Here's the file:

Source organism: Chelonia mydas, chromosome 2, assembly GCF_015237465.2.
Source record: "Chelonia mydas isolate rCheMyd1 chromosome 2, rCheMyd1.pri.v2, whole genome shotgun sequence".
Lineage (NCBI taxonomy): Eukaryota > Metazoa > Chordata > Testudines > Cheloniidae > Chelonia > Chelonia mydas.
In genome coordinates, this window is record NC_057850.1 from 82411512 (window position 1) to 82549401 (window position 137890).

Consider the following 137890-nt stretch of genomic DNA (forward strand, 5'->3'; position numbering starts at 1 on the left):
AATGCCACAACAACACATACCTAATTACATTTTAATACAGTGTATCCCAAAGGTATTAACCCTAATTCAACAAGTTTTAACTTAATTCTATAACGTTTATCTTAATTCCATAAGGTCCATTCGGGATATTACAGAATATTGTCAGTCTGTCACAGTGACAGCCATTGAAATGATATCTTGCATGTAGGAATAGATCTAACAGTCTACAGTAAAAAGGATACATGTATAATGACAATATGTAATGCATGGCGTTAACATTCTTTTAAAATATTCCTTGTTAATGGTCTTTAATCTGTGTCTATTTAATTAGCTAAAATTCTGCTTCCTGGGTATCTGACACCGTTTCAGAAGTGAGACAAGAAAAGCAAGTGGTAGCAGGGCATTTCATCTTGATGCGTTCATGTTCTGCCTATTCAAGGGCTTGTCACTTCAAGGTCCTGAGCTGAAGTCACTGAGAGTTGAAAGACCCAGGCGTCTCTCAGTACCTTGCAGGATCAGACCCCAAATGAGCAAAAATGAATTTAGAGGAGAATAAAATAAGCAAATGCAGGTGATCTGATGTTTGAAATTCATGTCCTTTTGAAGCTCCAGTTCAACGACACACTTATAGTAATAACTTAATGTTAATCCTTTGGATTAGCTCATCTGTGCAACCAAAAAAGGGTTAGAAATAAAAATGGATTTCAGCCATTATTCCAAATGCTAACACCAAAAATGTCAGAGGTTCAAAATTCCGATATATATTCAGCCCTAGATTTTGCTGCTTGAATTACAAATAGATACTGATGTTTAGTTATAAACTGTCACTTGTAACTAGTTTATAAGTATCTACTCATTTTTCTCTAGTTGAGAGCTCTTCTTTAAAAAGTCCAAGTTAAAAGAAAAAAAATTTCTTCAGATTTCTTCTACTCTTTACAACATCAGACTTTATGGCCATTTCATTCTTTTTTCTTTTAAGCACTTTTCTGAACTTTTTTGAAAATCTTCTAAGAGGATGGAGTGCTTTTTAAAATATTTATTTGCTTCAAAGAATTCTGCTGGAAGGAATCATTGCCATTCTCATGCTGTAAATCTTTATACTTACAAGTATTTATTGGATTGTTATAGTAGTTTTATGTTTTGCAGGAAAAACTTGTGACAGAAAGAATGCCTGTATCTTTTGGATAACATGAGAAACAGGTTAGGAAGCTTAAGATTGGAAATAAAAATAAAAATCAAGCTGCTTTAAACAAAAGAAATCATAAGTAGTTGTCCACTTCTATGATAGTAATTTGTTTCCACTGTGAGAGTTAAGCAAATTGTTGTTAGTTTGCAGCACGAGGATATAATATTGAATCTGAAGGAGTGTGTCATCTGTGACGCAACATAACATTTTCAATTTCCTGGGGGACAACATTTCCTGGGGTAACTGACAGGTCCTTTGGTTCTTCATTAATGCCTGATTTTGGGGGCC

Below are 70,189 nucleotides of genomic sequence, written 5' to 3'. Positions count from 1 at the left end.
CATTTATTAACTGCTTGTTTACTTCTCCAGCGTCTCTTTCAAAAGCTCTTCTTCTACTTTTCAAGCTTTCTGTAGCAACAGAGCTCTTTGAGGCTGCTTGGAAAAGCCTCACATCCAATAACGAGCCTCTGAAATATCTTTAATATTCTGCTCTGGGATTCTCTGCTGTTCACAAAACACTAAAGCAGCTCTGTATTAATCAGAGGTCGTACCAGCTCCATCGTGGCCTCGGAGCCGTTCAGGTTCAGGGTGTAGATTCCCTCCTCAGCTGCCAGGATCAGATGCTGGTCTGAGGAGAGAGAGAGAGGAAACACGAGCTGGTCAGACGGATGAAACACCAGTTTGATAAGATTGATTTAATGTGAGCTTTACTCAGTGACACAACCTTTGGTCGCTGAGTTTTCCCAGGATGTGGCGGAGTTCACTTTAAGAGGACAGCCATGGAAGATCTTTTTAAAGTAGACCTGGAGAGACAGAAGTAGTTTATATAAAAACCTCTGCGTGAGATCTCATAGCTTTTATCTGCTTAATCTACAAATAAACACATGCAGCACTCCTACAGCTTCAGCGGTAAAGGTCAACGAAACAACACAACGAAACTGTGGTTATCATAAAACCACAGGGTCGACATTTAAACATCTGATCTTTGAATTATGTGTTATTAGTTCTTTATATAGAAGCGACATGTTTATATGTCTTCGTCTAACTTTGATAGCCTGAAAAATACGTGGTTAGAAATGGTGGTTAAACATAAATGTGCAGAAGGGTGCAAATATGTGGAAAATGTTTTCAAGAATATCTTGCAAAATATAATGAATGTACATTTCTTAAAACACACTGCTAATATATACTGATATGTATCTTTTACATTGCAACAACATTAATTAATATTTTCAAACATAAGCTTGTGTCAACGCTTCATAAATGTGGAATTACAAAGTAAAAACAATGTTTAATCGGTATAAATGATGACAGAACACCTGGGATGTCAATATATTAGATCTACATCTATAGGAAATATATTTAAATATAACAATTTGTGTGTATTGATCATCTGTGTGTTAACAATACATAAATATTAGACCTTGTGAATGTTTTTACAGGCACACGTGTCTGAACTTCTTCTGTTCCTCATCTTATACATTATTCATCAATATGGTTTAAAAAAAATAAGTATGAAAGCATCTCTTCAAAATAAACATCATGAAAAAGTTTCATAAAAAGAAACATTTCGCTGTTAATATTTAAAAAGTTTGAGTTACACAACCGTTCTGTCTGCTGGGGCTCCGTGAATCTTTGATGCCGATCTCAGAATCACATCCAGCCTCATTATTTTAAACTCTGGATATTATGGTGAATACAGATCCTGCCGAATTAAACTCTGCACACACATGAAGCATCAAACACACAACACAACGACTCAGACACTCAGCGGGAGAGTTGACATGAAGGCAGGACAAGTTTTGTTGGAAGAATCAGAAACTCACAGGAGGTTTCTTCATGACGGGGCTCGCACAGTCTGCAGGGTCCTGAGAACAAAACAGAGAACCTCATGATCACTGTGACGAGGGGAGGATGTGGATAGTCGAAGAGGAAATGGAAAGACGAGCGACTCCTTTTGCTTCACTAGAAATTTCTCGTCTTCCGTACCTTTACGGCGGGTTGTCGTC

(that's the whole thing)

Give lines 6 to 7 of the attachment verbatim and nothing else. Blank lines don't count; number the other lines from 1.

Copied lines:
AATGCCACAACAACACATACCTAATTACATTTTAATACAGTGTATCCCAAAGGTATTAACCCTAATTCAACAAGTTTTAACTTAATTCTATAACGTTTATCTTAATTCCATAAGGTCCATTCGGGATATTACAGAATATTGTCAGTCTGTCACAGTGACAGCCATTGAAATGATATCTTGCATGTAGGAATAGATCTAACAGTCTACAGTAAAAAGGATACATGTATAATGACAATATGTAATGCATGGCGTTAACATTCTTTTAAAATATTCCTTGTTAATGGTCTTTAATCTGTGTCTATTTAATTAGCTAAAATTCTGCTTCCTGGGTATCTGACACCGTTTCAGAAGTGAGACAAGAAAAGCAAGTGGTAGCAGGGCATTTCATCTTGATGCGTTCATGTTCTGCCTATTCAAGGGCTTGTCACTTCAAGGTCCTGAGCTGAAGTCACTGAGAGTTGAAAGACCCAGGCGTCTCTCAGTACCTTGCAGGATCAGACCCCAAATGAGCAAAAATGAATTTAGAGGAGAATAAAATAAGCAAATGCAGGTGATCTGATGTTTGAAATTCATGTCCTTTTGAAGCTCCAGTTCAACGACACACTTATAGTAATAACTTAATGTTAATCCTTTGGATTAGCTCATCTGTGCAACCAAAAAAGGGTTAGAAATAAAAATGGATTTCAGCCATTATTCCAAATGCTAACACCAAAAATGTCAGAGGTTCAAAATTCCGATATATATTCAGCCCTAGATTTTGCTGCTTGAATTACAAATAGATACTGATGTTTAGTTATAAACTGTCACTTGTAACTAGTTTATAAGTATCTACTCATTTTTCTCTAGTTGAGAGCTCTTCTTTAAAAAGTCCAAGTTAAAAGAAAAAAAATTTCTTCAGATTTCTTCTACTCTTTACAACATCAGACTTTATGGCCATTTCATTCTTTTTTCTTTTAAGCACTTTTCTGAACTTTTTTGAAAATCTTCTAAGAGGATGGAGTGCTTTTTAAAATATTTATTTGCTTCAAAGAATTCTGCTGGAAGGAATCATTGCCATTCTCATGCTGTAAATCTTTATACTTACAAGTATTTATTGGATTGTTATAGTAGTTTTATGTTTTGCAGGAAAAACTTGTGACAGAAAGAATGCCTGTATCTTTTGGATAACATGAGAAACAGGTTAGGAAGCTTAAGATTGGAAATAAAAATAAAAATCAAGCTGCTTTAAACAAAAGAAATCATAAGTAGTTGTCCACTTCTATGATAGTAATTTGTTTCCACTGTGAGAGTTAAGCAAATTGTTGTTAGTTTGCAGCACGAGGATATAATATTGAATCTGAAGGAGTGTGTCATCTGTGACGCAACATAACATTTTCAATTTCCTGGGGGACAACATTTCCTGGGGTAACTGACAGGTCCTTTGGTTCTTCATTAATGCCTGATTTTGGGGGCC

Below are 70,189 nucleotides of genomic sequence, written 5' to 3'. Positions count from 1 at the left end.